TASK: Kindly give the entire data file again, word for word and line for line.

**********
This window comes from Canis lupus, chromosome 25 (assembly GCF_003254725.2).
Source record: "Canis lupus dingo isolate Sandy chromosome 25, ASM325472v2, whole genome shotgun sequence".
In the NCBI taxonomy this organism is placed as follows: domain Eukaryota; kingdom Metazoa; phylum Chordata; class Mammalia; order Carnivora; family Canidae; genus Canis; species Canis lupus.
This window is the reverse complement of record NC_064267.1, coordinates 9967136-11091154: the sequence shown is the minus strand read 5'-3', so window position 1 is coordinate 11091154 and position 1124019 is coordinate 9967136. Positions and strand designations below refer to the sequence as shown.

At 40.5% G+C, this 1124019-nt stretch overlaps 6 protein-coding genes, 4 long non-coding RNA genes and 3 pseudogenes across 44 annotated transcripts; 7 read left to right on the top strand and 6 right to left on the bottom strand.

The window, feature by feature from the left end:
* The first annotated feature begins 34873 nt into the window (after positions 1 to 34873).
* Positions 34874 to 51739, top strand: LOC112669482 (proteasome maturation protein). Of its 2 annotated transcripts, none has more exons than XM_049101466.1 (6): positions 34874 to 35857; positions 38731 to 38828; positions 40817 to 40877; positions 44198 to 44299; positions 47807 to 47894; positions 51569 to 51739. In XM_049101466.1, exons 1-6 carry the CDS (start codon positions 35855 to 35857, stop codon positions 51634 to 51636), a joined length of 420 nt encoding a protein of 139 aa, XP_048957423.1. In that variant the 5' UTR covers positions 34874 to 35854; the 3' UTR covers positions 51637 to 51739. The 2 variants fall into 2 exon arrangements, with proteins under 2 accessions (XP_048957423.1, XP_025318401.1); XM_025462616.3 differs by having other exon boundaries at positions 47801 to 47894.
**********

This window comes from Canis lupus, chromosome 25 (assembly GCF_003254725.2).
Source record: "Canis lupus dingo isolate Sandy chromosome 25, ASM325472v2, whole genome shotgun sequence".
In the NCBI taxonomy this organism is placed as follows: domain Eukaryota; kingdom Metazoa; phylum Chordata; class Mammalia; order Carnivora; family Canidae; genus Canis; species Canis lupus.
This window is the reverse complement of record NC_064267.1, coordinates 9967136-11091154: the sequence shown is the minus strand read 5'-3', so window position 1 is coordinate 11091154 and position 1124019 is coordinate 9967136. Positions and strand designations below refer to the sequence as shown.

At 40.5% G+C, this 1124019-nt stretch overlaps 6 protein-coding genes, 4 long non-coding RNA genes and 3 pseudogenes across 44 annotated transcripts; 7 read left to right on the top strand and 6 right to left on the bottom strand.

The window, feature by feature from the left end:
* The first annotated feature begins 34873 nt into the window (after positions 1 to 34873).
* Positions 34874 to 51739, top strand: LOC112669482 (proteasome maturation protein). Of its 2 annotated transcripts, none has more exons than XM_049101466.1 (6): positions 34874 to 35857; positions 38731 to 38828; positions 40817 to 40877; positions 44198 to 44299; positions 47807 to 47894; positions 51569 to 51739. In XM_049101466.1, exons 1-6 carry the CDS (start codon positions 35855 to 35857, stop codon positions 51634 to 51636), a joined length of 420 nt encoding a protein of 139 aa, XP_048957423.1. In that variant the 5' UTR covers positions 34874 to 35854; the 3' UTR covers positions 51637 to 51739. The 2 variants fall into 2 exon arrangements, with proteins under 2 accessions (XP_048957423.1, XP_025318401.1); XM_025462616.3 differs by having other exon boundaries at positions 47801 to 47894.